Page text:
August 15, 2008
Personal Injury Roundup No. 3 (8/15/2008)
Week 3 of the Roundup finds most TortsProfs preparing to return to the classroom. Here's what happened while the syllabi and final footnotes were polished.
Reform, Legislation, Policy
- Attorneys consider a constitutional challenge to Maryland's cap on punitive damages ($650,000 per instance) after a judge reduces a malpractice award from $4.5 million to $1.3 million. [Gazette.net via Wood/Point of Law]
- "Tort Reform Panic on the Right?" [Wahlstrom/Legal Broadcast Network, commentary by Franklin/Tort Deform]
- President signs new CPSC bill [Consumer Reports, Point of Law].
- Donald Trump files a privacy suit against his former law firm for using his name and image "for advertising purposes." [ABA Journal]
- Is Big Caffeine the Next Target? [Frank/Overlawyered] I sure hope not.
- Investors in alleged real estate scam sue the lawyers. [NY Law Journal/law.com]
Experts & Science
- John Day points his readers to a recent Missouri ruling allowing experts to testify in a res ipsa infection case. [Day on Torts]
Trials, Settlements & Other Ends
- Jury awards $500,000 against Cohen Milstein for legal malpractice. [Legal Times/law.com]
- Plame can't sue the government officials who allegedly revealed her secret identity. [ABA Journal, Denniston/SCOTUS Blog]
- Landlord who wouldn't rent to a family because of lead paint must pay $4,000. [LegalNewsline]
- Texas Plaintiffs suing over bone-building drugs Aredia and Zometa are preempted. [Prince/Products Liability Prof Blog]
- PA woman wins $2.78 million in med mal verdict for "chronic and excruciating pain" following an attempt to remove contraceptive implant rods and "unnecessary" neck surgery. [Delco Times]
- Saudis can't be sued in 9/11 suit [WSJ Law Blog]
- Summary judgment in favor of Honda was reversed by the Sixth Circuit because the consumer expectations test applies to air bags. [Prince/Products Liability Prof Blog]
- Wyeth v. Levine [WSJ, Burch/Mass Tort Lit Blog]
- Kentucky volunteer fire departments could lose the benefit of sovereign immunity. [Kentucky.com]
- USSC declines to decide the dispute over post-judgment interest on the punies award, but directs the Ninth Circuit to resolve it. [Cal Punitive Damages]
- CT Supreme Court reduced damages in worker's comp case because of claimant's smoking. [Conn. Law Tribue/law.com]
- More controversy on West Virginia Governor Joe Manchin III's decision to file an amicus brief with W.Va. Supreme Court in punitive damages appeal. [NY Times, Cal Punitive Damages]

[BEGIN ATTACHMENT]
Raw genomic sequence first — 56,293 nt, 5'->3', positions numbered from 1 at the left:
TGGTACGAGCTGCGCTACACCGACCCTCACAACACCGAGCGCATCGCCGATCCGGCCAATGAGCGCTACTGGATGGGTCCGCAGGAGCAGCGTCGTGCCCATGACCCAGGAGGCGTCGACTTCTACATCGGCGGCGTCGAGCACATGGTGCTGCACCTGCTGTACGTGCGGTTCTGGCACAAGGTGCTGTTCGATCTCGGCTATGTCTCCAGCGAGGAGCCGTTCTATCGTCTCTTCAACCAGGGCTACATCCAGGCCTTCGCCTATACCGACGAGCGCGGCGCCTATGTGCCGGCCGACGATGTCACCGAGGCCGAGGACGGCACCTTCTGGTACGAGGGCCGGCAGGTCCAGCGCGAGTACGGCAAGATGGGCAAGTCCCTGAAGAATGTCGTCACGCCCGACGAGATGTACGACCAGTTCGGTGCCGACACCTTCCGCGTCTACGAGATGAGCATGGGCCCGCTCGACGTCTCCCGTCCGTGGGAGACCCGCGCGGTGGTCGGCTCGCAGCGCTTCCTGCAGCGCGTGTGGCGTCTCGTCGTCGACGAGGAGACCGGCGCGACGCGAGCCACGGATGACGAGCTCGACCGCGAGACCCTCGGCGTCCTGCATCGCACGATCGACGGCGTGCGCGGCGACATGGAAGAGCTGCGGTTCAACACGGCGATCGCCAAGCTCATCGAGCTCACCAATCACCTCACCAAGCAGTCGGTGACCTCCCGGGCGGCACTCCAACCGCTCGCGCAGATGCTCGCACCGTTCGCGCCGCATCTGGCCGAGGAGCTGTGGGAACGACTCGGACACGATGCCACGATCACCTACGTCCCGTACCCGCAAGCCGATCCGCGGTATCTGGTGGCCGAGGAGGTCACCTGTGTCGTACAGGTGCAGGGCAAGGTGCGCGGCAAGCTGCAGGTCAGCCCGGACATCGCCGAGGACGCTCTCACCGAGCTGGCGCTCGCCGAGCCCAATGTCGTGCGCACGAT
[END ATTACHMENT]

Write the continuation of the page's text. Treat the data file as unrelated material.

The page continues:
- A jury in Utah has awarded punies of 16 times a substantial compensatory award; expect an appeal. [Cal Punitive Damages]
- Apparently a Dallas trial lawyer paid the monthly rent for John Edwards's former mistress to relocate. [ABA Journal stories here and here, Overlawyered]
- Health care costs to rise by 10% in 2009. [WaPo, HealthLawProf Blog]
- The Pop Tort has a mini-roundup of potential medical malpractice here.
- Should companies have to disclose the estimated costs of all continuing litigation? [Slater/WSJ Law Blog]
- Is cheating on a spouse relevant in a p.i. case? [Miller/Maryland Injury Lawyer Blog]
- Legaline interview with Gerry Spence [LegalTalkNetwork]
- A flight attendant is suing Victoria Osteen, wife of television evangelist Joel Osteen, for an alleged scuffle during a 2005 flight. I have no opinion as to the assault and battery aspects of the case. The "goofy" tag applies to the plaintiff's claim that she lost her faith based on the incident. [ABC News]
Shameless Self-Promotion (favorite posts of this week)
- Chris: O'Connell and Robinette Publish New Book on Tort Reform (Now that's shameless!)
- Bill: Lawyers & the presidential election
Thanks to: Bob Ambrogi
TrackBack URL for this entry:
Listed below are links to weblogs that reference Personal Injury Roundup No. 3 (8/15/2008):
Tracked on Sep 14, 2009 11:08:52 AM
I'm not saying I lost faith from the reports of Victoria Osteen hitting that woman. Hardly. But I think there is more method to the maddness of her thinking - in theory anyway - than to just label it goofy. Edwards, Spitzer, and this case do sort of make you look at people and you question a little more whether people are who they say they are. Assuming the allegations are true - HUGE assumption – they do lead you to believe that she is not a particularly nice person. Because no particularly nice person responds that way, even on a bad day. And, invariably, that makes you question her husband (rightly or wrongly).
I'm Catholic and when I first saw the guy, I thought he was a little goofy and did not pay much attention. But, I'll tell ya, I’m on his inspiration email list now. His message is a good one and you want to trust the messenger on these things.
Posted by: Ron Miller | Aug 18, 2008 7:47:32 AM
Hi, Ron. Thanks for your comment. If the Roundup was worth reading, you were a part of that.
I hesitated before I gave that the "goofy" label, but not very long. It strikes me that, after seeing numerous religious and political scandals, people should know not to tie their faith in God to the conduct of fallible human beings. Childhood cancer has been known to shake my faith. The fact that a minister's wife allegedly lost her temper does not.
Posted by: Chris Robinette | Aug 18, 2008 9:46:37 AM